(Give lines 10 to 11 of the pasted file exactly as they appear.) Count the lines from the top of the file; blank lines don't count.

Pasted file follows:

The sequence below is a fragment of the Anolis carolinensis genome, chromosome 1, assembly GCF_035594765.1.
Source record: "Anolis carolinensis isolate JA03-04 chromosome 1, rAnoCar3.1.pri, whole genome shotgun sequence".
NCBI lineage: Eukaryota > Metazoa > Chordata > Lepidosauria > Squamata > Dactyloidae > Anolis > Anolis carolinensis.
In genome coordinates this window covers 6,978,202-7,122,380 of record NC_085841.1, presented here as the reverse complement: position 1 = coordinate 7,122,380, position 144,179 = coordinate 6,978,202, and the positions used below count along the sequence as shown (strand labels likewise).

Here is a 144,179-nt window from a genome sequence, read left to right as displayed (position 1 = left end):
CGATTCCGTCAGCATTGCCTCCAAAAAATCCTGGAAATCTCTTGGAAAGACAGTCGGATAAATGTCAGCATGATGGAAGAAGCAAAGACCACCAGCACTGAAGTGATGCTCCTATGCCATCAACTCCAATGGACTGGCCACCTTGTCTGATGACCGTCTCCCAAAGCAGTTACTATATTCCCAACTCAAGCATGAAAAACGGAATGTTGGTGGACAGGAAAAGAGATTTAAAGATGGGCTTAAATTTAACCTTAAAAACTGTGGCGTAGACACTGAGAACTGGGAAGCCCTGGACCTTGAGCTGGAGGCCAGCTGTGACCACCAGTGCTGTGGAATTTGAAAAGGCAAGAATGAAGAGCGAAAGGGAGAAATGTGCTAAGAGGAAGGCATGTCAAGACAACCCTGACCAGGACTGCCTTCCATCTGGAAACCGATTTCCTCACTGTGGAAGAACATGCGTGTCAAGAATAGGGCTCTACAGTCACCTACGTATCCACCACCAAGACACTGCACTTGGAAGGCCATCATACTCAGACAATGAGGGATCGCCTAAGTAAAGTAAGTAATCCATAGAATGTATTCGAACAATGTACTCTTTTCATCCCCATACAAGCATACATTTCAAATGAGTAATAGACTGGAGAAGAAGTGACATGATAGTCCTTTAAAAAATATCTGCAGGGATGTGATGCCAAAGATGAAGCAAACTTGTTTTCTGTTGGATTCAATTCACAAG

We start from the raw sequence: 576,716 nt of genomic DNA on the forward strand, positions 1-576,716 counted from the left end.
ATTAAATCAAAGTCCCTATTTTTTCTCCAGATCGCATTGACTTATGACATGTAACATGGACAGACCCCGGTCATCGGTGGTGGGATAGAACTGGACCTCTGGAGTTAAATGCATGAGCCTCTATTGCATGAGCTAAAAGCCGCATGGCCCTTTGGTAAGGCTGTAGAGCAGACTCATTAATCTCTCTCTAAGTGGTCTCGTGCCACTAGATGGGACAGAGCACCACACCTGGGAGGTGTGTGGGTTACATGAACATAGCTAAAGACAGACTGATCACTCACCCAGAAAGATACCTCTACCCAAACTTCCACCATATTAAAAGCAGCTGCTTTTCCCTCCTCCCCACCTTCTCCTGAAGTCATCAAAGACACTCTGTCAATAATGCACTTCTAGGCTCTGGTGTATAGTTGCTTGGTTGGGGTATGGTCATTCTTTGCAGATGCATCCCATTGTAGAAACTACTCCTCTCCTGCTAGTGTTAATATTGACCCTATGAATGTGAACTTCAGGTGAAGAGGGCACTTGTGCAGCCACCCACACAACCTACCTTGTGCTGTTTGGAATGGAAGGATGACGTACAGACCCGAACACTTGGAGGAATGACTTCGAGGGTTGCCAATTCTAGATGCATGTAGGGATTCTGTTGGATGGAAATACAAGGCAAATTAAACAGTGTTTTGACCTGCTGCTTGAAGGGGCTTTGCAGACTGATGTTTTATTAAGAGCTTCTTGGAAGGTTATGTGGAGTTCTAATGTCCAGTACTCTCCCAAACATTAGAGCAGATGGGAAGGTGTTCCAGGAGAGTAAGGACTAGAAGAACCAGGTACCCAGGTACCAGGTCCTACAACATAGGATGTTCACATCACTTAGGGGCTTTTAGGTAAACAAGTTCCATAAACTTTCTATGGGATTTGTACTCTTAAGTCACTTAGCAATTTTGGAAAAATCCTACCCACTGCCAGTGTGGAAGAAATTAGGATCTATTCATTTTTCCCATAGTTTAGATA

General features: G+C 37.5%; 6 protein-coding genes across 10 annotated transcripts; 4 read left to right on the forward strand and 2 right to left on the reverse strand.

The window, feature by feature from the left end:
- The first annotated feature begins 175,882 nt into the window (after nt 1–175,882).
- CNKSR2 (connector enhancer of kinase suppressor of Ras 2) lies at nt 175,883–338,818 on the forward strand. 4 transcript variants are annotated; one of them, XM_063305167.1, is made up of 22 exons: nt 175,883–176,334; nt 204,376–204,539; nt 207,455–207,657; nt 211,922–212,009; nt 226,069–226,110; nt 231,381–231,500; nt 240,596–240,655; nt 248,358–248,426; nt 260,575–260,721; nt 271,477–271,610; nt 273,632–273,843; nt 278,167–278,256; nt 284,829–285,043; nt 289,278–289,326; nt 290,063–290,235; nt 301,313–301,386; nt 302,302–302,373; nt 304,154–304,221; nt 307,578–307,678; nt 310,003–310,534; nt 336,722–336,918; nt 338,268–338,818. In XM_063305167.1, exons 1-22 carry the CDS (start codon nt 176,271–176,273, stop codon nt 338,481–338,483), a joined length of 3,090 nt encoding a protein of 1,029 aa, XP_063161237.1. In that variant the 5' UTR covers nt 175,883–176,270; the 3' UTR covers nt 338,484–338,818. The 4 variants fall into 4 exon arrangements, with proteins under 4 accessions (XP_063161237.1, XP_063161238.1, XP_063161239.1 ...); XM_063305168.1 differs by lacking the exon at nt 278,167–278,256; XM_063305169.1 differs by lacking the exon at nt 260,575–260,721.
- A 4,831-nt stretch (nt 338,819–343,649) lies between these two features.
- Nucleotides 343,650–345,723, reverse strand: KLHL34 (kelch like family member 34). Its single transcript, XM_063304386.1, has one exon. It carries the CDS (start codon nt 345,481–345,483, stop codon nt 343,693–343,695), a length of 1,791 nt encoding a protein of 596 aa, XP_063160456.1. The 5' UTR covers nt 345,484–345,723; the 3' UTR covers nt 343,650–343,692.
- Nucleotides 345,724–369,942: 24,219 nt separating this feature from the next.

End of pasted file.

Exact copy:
The window, feature by feature from the left end:
- The first annotated feature begins 175,882 nt into the window (after nt 1–175,882).